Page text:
New College
Wednesday September 04, 2019 9:30 — 5:00

CCR Approved - large icon

Get a head start on your senior year! This event will help you prepare for fourth-year courses and assignments and for graduate or professional school applications. It will also introduce you to career options beyond academia. The conference focuses on these essential skills for senior students:

  • Critically evaluating research and communicating findings in literature reviews, grant proposals and presentations
  • Conducting effective literature searches
  • Identifying and communicating your relevant abilities in applications

Lunch and refreshments will be provided!

This event is eligible for Co-curricular Record validation.

Who can participate?

Students in the Human Biology Program in third year, fourth year or above.  Priority is given to students in fourth year and above.


Registration is closed. 


If you are no longer able to attend this event, please complete this registration cancellation form.

Please note that because spaces are limited you must be available to participate in all the events and workshops.



Time Event Location
09:30–09:45AM Sign in and find a seat. Refreshments will be served. D.G. Ivey Library, Wilson Hall
09:45–09:55AM Introductions (A. Bruce) D.G. Ivey Library
09:45–11:00AM Reflecting on your learning: From your senior year to beyond (F. Taverna & S. Stewart)
How have you developed and matured intellectually during your degree? In this workshop, you’ll work with some self-assessment tools that can help you understand your strengths, identify your goals for fourth year, prepare to address gaps in preparation, and describe your strengths and abilities effectively as you apply for graduate schools, professional schools or jobs.
D.G. Ivey Library
11:00–11:10 Break and refreshments D.G. Ivey Library

Concurrent Workshops I

Whether you go on to a career in research, health care, health policy or business, you will need to make and communicate critical assessments of research. These workshops address key forms of scientific thinking and communication that you will meet in upper-year assignments and in post-graduate, health care and workplace settings.

Registration for breakout sessions will be conducted separately via a Quercus site in late August.

Reading and Critiquing Primary Articles (M. Papaconstantinou) WE52
Designing a Poster Presentation and Oral Presentations (F. Taverna) WE54G
Advanced Research Skills (A. Kwak & J. Newman) Computer Lab (Lower Level, Ivey Library)
Graduate School Applications (A. Bruce & S. Stewart) Ivey Library (Upper Level)
12:10–01:10PM Lunch & Learn.
Meet and learn from individuals who have taken their science education into diverse disciplines beyond research and academia, including mental health advocacy and financial consulting. Please stay turned for the list of individuals.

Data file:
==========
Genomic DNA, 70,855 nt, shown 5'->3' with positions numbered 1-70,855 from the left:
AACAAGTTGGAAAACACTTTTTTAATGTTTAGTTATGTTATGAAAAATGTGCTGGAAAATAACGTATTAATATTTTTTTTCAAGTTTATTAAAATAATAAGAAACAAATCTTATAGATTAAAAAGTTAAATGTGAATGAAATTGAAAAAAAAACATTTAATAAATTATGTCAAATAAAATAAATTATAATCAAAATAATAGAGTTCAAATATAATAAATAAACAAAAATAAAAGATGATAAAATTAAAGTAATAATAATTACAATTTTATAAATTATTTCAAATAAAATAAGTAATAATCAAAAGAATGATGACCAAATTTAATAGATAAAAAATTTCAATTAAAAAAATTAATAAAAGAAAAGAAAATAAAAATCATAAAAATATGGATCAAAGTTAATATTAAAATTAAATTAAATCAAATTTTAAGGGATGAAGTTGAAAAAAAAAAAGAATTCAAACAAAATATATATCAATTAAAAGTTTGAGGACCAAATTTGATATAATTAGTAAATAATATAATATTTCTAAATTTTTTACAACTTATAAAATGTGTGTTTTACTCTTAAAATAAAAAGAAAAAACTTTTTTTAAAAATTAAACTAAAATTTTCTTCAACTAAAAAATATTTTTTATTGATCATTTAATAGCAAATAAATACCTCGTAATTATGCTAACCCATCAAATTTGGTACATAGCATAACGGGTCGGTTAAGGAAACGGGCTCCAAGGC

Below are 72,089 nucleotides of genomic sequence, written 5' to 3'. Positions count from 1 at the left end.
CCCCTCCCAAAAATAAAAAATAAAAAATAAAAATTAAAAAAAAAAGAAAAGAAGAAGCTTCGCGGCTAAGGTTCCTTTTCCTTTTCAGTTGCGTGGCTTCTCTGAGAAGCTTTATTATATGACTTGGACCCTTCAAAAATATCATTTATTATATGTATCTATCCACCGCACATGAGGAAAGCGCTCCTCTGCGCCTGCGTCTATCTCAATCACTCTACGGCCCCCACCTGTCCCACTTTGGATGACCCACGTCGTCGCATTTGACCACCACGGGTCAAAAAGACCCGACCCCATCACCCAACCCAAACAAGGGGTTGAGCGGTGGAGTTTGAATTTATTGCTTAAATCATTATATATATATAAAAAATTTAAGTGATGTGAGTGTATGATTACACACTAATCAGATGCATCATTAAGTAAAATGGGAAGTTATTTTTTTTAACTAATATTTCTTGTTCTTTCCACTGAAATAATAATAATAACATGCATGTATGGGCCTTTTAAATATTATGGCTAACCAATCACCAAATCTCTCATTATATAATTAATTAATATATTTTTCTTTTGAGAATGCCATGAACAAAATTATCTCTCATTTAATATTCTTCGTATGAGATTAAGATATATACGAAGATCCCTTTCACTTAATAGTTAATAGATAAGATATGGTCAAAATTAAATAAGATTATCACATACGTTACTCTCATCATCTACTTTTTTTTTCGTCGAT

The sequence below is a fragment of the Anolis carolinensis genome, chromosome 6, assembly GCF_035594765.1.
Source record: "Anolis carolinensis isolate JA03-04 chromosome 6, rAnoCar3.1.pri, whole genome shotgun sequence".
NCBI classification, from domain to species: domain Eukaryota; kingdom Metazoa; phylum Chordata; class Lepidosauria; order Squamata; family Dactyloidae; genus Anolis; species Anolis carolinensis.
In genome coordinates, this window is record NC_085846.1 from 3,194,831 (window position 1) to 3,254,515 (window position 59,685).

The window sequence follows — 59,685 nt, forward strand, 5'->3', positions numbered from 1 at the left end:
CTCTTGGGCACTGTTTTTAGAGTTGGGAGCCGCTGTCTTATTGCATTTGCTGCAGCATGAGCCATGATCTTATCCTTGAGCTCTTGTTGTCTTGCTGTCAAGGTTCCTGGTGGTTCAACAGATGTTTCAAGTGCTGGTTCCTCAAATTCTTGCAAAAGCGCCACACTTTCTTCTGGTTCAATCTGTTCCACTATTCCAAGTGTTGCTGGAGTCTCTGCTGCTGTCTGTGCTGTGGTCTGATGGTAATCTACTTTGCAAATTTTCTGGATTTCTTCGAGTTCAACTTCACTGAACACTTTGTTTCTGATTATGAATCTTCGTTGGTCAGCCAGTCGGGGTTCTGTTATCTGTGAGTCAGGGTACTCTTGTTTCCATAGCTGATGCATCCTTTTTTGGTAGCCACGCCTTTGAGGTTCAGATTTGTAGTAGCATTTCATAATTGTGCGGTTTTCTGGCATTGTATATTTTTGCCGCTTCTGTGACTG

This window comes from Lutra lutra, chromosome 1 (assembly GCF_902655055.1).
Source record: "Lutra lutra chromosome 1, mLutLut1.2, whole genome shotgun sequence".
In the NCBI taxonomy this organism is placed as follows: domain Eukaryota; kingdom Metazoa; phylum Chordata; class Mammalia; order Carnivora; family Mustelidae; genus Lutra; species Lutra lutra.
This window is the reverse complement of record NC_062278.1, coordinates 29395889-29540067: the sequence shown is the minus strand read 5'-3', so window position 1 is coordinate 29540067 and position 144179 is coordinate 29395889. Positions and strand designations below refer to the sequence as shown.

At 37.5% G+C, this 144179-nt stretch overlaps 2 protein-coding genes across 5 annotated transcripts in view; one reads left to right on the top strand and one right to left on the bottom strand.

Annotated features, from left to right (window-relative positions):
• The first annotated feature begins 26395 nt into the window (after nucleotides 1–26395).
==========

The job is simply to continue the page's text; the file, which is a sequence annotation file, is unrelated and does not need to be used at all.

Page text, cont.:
Lobby outside the WE54 series classrooms

Concurrent Workshops II

Literature Reviews: The Keys and Steps to Good Storytelling (A. Dias & L. Newbery) WE52
Designing a Poster Presentation and Oral Presentations (C. Dockstader) WE54G
Zotero: A Better way to Building a Bibliography (J. Newman) Computer Lab (Lower Level, Ivey Library)
Grant Proposals (R. Wilson) Ivey Library (Upper Level)
2:10–2:20PM Break and refreshments Lobby outside the WE54 series classrooms

Concurrent Workshops III

Literature Reviews: The Keys and Steps to Good Storytelling (A. Dias & L. Newbery) WE52
Reading and Critiquing Primary Articles (M. Papaconstantinou) WE54G
An Interactive Crash Course in Science Communication (C. Guy) Ivey Library (Upper Level)
Advanced Research Skills (A. Kwak & J. Newman) Computer Lab (Lower Level, Ivey Library)
3:20–3:30PM Break and refreshments Ivey Library (Upper Level)

Panel Discussion

Ivey Library (Upper Level)
Drawing on their own experience, our panelists will lead us in a discussion of the core critical skills an emerging scientist or health care practitioner needs. Take this opportunity to think through your own current and future professional development and goals. Refreshments will be served and there will be lots of time for questions and conversation.


Lunch and Learn Speakers

  • Andrew Manis completed a Honours of Bachelor of Science at the University of Toronto (2011) with a double major in Human Biology and Biology, followed by a Masters of Business Administration at Carleton University (2012). The skills gained from this education, which include problem solving, communication, analysis, and collaboration, have been pivotal to Andrew’s success in the work place. He is currently a Senior Manager at RBC Global Procurement, where he is responsible for developing cost management strategy.
  • Twayne Pereira currently works for Krembil, the research arm of Toronto Western Hospital, as a Public Affairs Associate. Previously, Twayne worked in finance, brain injury research and neuropsychiatry research. Aside from writing articles, creating content and chasing down scientists for newsworthy stories, he has a love for photography, cinematography and functional fitness. He graduated from the Human Biology Program with a double major in Neuroscience and Cell Biology, before Drake called Toronto “the6ix”